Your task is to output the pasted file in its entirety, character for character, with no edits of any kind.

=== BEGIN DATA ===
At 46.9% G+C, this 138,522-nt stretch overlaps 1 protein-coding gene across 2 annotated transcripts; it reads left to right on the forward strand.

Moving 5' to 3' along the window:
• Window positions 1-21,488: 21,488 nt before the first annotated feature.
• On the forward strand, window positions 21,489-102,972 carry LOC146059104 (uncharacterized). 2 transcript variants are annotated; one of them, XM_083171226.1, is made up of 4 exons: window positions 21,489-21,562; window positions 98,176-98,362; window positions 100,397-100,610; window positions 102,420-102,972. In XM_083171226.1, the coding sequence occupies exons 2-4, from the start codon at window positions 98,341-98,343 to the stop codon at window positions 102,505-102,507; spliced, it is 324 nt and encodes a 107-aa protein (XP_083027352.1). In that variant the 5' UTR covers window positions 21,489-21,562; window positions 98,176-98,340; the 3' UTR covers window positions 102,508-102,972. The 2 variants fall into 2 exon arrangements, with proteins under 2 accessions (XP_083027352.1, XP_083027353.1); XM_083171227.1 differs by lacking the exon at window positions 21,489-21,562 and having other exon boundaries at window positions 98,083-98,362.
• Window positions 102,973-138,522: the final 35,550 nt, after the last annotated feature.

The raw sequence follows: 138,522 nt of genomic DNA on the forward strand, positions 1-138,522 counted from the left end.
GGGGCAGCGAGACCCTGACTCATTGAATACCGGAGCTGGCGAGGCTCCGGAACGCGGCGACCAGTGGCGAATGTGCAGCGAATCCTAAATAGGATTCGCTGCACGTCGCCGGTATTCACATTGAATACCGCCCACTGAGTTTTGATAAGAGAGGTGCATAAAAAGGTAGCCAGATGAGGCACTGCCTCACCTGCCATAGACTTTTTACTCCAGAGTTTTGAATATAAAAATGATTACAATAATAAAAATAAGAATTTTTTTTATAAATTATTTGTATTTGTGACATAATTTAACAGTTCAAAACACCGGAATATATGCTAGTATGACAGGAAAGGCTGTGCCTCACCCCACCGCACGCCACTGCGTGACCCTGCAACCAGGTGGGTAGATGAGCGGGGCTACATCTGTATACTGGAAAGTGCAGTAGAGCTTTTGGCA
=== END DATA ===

At 46.9% G+C, this 138,522-nt stretch overlaps 1 protein-coding gene across 2 annotated transcripts; it reads left to right on the forward strand.

Moving 5' to 3' along the window:
• Window positions 1-21,488: 21,488 nt before the first annotated feature.
• On the forward strand, window positions 21,489-102,972 carry LOC146059104 (uncharacterized). 2 transcript variants are annotated; one of them, XM_083171226.1, is made up of 4 exons: window positions 21,489-21,562; window positions 98,176-98,362; window positions 100,397-100,610; window positions 102,420-102,972. In XM_083171226.1, the coding sequence occupies exons 2-4, from the start codon at window positions 98,341-98,343 to the stop codon at window positions 102,505-102,507; spliced, it is 324 nt and encodes a 107-aa protein (XP_083027352.1). In that variant the 5' UTR covers window positions 21,489-21,562; window positions 98,176-98,340; the 3' UTR covers window positions 102,508-102,972. The 2 variants fall into 2 exon arrangements, with proteins under 2 accessions (XP_083027352.1, XP_083027353.1); XM_083171227.1 differs by lacking the exon at window positions 21,489-21,562 and having other exon boundaries at window positions 98,083-98,362.
• Window positions 102,973-138,522: the final 35,550 nt, after the last annotated feature.

The raw sequence follows: 138,522 nt of genomic DNA on the forward strand, positions 1-138,522 counted from the left end.
GGGGCAGCGAGACCCTGACTCATTGAATACCGGAGCTGGCGAGGCTCCGGAACGCGGCGACCAGTGGCGAATGTGCAGCGAATCCTAAATAGGATTCGCTGCACGTCGCCGGTATTCACATTGAATACCGCCCACTGAGTTTTGATAAGAGAGGTGCATAAAAAGGTAGCCAGATGAGGCACTGCCTCACCTGCCATAGACTTTTTACTCCAGAGTTTTGAATATAAAAATGATTACAATAATAAAAATAAGAATTTTTTTTATAAATTATTTGTATTTGTGACATAATTTAACAGTTCAAAACACCGGAATATATGCTAGTATGACAGGAAAGGCTGTGCCTCACCCCACCGCACGCCACTGCGTGACCCTGCAACCAGGTGGGTAGATGAGCGGGGCTACATCTGTATACTGGAAAGTGCAGTAGAGCTTTTGGCA